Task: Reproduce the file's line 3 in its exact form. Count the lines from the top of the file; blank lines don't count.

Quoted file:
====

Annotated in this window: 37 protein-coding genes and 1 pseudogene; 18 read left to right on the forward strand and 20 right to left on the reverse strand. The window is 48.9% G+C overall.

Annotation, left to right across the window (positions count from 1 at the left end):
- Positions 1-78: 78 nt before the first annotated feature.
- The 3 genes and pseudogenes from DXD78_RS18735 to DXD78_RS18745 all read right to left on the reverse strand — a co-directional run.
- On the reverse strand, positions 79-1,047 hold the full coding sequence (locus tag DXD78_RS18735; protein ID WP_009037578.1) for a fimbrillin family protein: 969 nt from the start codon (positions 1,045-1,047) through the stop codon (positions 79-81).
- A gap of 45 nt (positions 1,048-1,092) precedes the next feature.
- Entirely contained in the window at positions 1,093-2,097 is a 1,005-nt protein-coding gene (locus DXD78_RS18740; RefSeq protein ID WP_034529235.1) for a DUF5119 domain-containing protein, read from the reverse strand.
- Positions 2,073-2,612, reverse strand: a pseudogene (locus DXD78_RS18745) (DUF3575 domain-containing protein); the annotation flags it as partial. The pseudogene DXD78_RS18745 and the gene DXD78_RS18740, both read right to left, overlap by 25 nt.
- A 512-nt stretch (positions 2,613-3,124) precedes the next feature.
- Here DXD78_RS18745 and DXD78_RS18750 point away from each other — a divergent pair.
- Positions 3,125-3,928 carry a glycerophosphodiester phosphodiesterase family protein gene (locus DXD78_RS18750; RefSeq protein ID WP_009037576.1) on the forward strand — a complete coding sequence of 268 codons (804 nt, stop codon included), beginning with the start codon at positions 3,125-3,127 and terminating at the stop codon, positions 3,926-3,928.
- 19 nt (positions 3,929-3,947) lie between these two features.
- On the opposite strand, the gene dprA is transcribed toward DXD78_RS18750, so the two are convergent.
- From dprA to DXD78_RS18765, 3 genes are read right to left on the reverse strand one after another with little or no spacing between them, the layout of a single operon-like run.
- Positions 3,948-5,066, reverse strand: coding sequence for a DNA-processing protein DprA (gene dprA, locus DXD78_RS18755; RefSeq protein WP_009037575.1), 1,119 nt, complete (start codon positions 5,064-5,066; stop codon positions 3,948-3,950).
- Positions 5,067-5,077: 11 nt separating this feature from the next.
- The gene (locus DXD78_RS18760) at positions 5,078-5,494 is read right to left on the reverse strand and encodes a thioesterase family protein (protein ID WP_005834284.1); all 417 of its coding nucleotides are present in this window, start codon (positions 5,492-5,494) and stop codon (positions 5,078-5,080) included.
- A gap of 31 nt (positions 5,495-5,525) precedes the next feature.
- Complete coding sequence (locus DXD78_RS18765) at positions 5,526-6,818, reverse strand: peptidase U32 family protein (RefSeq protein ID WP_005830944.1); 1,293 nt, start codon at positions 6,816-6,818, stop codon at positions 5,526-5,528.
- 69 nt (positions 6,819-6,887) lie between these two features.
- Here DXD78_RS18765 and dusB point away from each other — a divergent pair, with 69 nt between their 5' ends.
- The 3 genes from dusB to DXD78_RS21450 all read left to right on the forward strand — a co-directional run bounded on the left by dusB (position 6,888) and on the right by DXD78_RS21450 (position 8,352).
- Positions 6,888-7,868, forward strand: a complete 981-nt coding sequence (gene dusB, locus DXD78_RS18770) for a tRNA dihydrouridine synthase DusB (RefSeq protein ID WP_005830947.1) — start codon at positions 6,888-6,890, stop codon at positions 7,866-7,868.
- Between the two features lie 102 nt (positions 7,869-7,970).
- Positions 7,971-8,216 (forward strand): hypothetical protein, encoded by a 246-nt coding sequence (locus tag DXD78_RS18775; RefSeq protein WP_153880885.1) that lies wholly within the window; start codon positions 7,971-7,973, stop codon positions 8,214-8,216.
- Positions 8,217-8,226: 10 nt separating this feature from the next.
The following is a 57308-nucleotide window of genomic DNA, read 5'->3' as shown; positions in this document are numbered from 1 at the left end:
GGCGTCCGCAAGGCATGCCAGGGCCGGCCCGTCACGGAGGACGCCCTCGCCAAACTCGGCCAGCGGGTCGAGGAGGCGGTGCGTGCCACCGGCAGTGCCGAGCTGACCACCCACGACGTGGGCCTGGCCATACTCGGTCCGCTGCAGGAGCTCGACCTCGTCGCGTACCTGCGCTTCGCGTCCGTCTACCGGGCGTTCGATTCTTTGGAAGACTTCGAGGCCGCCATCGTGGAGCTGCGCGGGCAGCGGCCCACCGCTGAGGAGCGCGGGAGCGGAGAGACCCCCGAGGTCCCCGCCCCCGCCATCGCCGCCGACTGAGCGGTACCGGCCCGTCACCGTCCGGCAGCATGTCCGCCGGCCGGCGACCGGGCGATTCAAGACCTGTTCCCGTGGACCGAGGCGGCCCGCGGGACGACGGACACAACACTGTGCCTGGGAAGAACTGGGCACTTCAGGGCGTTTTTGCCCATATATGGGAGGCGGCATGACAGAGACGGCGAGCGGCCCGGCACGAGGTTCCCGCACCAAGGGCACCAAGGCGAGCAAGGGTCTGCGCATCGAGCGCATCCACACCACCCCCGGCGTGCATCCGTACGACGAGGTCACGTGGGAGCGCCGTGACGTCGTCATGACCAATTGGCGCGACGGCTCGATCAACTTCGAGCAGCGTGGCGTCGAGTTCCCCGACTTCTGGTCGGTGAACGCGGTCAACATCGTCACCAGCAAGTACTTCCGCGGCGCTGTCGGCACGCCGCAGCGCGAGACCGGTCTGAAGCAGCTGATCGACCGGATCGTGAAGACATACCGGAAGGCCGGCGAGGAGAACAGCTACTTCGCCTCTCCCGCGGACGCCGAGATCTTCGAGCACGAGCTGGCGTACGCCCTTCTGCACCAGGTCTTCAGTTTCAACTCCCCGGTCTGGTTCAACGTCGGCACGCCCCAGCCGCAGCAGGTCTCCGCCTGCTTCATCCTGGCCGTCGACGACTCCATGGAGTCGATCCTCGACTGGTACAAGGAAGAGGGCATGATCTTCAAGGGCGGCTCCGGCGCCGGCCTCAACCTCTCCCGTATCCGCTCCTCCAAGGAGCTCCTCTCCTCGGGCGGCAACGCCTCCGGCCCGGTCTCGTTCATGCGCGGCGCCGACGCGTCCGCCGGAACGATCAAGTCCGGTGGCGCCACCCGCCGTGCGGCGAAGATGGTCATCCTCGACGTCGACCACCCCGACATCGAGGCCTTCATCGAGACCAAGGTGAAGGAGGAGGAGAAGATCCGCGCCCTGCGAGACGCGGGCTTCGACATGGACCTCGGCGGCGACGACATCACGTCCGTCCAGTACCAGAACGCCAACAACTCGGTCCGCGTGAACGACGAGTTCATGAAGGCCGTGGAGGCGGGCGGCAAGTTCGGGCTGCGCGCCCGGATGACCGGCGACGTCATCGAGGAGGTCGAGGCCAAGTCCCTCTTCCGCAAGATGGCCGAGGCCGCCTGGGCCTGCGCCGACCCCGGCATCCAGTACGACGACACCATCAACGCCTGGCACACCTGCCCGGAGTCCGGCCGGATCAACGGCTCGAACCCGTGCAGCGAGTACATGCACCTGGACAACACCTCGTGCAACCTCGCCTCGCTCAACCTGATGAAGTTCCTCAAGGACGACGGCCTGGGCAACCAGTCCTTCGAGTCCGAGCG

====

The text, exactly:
- Positions 1-78: 78 nt before the first annotated feature.